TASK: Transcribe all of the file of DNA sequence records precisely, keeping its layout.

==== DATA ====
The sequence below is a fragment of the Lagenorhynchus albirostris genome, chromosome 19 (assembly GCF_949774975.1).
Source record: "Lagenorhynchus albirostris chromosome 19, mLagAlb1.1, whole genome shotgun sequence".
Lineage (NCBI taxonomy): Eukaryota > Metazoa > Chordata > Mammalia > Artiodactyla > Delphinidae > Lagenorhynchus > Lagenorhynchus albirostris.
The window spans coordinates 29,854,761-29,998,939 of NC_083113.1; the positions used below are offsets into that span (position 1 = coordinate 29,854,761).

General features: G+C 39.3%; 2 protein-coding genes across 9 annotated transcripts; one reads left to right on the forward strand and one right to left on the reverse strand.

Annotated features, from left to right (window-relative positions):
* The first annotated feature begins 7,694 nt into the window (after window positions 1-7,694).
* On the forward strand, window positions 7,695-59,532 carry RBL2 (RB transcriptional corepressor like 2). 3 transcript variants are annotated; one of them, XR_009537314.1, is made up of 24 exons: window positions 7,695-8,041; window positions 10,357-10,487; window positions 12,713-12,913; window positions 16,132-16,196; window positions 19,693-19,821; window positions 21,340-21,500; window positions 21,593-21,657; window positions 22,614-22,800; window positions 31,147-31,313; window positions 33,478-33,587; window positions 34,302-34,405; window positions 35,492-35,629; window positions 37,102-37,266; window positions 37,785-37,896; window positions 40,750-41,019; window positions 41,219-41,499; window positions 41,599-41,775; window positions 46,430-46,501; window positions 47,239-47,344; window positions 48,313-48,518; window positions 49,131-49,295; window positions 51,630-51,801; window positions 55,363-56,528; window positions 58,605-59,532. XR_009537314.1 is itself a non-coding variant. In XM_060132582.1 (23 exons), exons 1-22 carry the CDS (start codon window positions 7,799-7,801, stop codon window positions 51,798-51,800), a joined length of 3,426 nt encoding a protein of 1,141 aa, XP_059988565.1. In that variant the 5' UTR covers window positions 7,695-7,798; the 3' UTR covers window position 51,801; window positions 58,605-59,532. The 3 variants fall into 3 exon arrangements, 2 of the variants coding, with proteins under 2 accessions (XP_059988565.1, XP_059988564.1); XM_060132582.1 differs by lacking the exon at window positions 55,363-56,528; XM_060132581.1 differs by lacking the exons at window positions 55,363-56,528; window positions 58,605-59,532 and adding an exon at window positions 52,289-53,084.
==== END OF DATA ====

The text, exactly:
The sequence below is a fragment of the Lagenorhynchus albirostris genome, chromosome 19 (assembly GCF_949774975.1).
Source record: "Lagenorhynchus albirostris chromosome 19, mLagAlb1.1, whole genome shotgun sequence".
Lineage (NCBI taxonomy): Eukaryota > Metazoa > Chordata > Mammalia > Artiodactyla > Delphinidae > Lagenorhynchus > Lagenorhynchus albirostris.
The window spans coordinates 29,854,761-29,998,939 of NC_083113.1; the positions used below are offsets into that span (position 1 = coordinate 29,854,761).

General features: G+C 39.3%; 2 protein-coding genes across 9 annotated transcripts; one reads left to right on the forward strand and one right to left on the reverse strand.

Annotated features, from left to right (window-relative positions):
* The first annotated feature begins 7,694 nt into the window (after window positions 1-7,694).
* On the forward strand, window positions 7,695-59,532 carry RBL2 (RB transcriptional corepressor like 2). 3 transcript variants are annotated; one of them, XR_009537314.1, is made up of 24 exons: window positions 7,695-8,041; window positions 10,357-10,487; window positions 12,713-12,913; window positions 16,132-16,196; window positions 19,693-19,821; window positions 21,340-21,500; window positions 21,593-21,657; window positions 22,614-22,800; window positions 31,147-31,313; window positions 33,478-33,587; window positions 34,302-34,405; window positions 35,492-35,629; window positions 37,102-37,266; window positions 37,785-37,896; window positions 40,750-41,019; window positions 41,219-41,499; window positions 41,599-41,775; window positions 46,430-46,501; window positions 47,239-47,344; window positions 48,313-48,518; window positions 49,131-49,295; window positions 51,630-51,801; window positions 55,363-56,528; window positions 58,605-59,532. XR_009537314.1 is itself a non-coding variant. In XM_060132582.1 (23 exons), exons 1-22 carry the CDS (start codon window positions 7,799-7,801, stop codon window positions 51,798-51,800), a joined length of 3,426 nt encoding a protein of 1,141 aa, XP_059988565.1. In that variant the 5' UTR covers window positions 7,695-7,798; the 3' UTR covers window position 51,801; window positions 58,605-59,532. The 3 variants fall into 3 exon arrangements, 2 of the variants coding, with proteins under 2 accessions (XP_059988565.1, XP_059988564.1); XM_060132582.1 differs by lacking the exon at window positions 55,363-56,528; XM_060132581.1 differs by lacking the exons at window positions 55,363-56,528; window positions 58,605-59,532 and adding an exon at window positions 52,289-53,084.